Covering the Trump Presidential Candidacy Speech

From Reliable Sources with Oliver Darcy on

Donald Trump on Tuesday night made it official, declaring his candidacy for 2024 — forcing news organizations to grapple with how to cover the campaign of a twice-impeached president who incited an attack on the US Capitol after misleading his loyal supporters with disinformation about the American election system.

The big three broadcast networks, to no surprise, ignored Trump and didn’t interrupt normal programming to carry the speech.

But the situation was different on cable. While MSNBC decided not to take the speech live, Fox News and CNN both aired large portions of Trump’s fairly low-energy and misinformation-peppered announcement. Newsmax aired it in full.

CNN cut away from the Palm Beach spectacle after about 25 minutes, turning to a panel of analysts as well as network fact-checker Daniel Dale, who knocked down his “wildly incorrect” statements. Alyssa Farah Griffin, Trump’s former communications director-turned-CNN-analyst, pointed out that the speech included “outright lies” and that Trump was “dabbling into conspiracy” theories that she hasn’t “even seen on the dark corners of the internet.”

It was a very different scene on Fox News where Trump propagandist Sean Hannity cut away from the speech after roughly 40 minutes. Hannity, whose show hyped Trump’s announcement throughout the event in the chyron, turned to pro-Trump commentators Pete Hegseth and Mike Huckabee for analysis. “Nothing like the original,” Hegseth said, surprising no one with commentary that praised Trump.

Fox News ultimately returned to carry much of what was left of Trump’s speech, perhaps indicating that while some arms of Rupert Murdoch’s media machine might be battering Trump, his most powerful mouthpiece is still reluctant to forcefully do so.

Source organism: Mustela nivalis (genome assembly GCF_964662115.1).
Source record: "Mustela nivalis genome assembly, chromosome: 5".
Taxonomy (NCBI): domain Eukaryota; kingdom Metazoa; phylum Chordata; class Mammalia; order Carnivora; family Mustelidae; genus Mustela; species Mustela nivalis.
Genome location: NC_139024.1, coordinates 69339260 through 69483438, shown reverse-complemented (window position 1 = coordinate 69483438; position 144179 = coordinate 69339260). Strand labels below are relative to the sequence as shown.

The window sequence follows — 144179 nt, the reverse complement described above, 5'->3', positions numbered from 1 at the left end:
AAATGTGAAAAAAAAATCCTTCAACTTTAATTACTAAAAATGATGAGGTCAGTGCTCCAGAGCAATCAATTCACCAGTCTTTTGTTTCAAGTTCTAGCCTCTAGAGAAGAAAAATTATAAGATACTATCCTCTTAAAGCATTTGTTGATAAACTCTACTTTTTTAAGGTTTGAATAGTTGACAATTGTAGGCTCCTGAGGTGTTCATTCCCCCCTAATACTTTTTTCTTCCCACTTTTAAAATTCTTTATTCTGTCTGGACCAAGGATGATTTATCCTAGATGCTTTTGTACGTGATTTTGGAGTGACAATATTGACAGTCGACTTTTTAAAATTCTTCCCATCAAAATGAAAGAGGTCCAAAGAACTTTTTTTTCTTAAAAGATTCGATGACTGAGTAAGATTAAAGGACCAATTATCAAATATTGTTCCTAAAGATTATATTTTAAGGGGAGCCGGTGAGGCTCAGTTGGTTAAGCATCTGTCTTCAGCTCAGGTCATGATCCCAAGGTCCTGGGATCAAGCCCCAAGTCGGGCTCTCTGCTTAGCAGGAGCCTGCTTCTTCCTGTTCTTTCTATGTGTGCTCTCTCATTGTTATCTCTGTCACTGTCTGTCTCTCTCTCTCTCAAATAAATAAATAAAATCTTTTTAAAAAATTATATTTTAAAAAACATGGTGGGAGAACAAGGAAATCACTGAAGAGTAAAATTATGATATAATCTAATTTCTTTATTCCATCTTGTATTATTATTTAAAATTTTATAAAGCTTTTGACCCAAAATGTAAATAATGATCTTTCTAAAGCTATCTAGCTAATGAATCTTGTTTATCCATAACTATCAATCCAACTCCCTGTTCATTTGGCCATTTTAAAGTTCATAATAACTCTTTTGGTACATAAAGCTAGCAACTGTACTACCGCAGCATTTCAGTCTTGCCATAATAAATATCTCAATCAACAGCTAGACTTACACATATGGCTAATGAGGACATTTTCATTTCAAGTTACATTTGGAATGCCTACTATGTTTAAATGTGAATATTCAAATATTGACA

It’s also worth noting how print and digital outlets covered the speech. Here are some ledes and highlights from around the web:

► The WaPo: “Donald Trump, the twice-impeached former president who refused to concede defeat and inspired a failed attempt to overturn the 2020 election culminating in a deadly attack on the Capitol, officially declared on Tuesday night that he is running to retake the White House in 2024.”

► The NYT: “Donald J. Trump, whose historically divisive presidency shook the pillars of the country’s democratic institutions, on Tuesday night declared his intention to seek the White House again in 2024, ignoring the appeals of Republicans who warn that his continued influence on the party is largely to blame for its weaker-than-expected showing in the midterm elections.”

► NewsMax: “Former President Donald Trump, eschewing establishment calls to hold off and endless Democrat efforts to stop him, officially declared his 2024 presidential campaign Tuesday night.”

► The National Review editorial board published a piece simply titled, “No.”

Of course, as the Drudge Report noted on its front page Tuesday night, there are still 721 days until the election. Which is to say, a lot can change. But the manner in which news organizations approached the speech is likely a good general barometer for what audiences can expect moving forward.

There is also the question of how Trump will treat the press. During his speech on Tuesday night, he struck a lighter tone, needling the media though refraining from doing it in the harsh terms that defined his relationship with news organizations at the end of his stay in the White House. Instead, Trump joked he would not “use the term ‘fake news media'” because he wanted to keep the event “elegant.”

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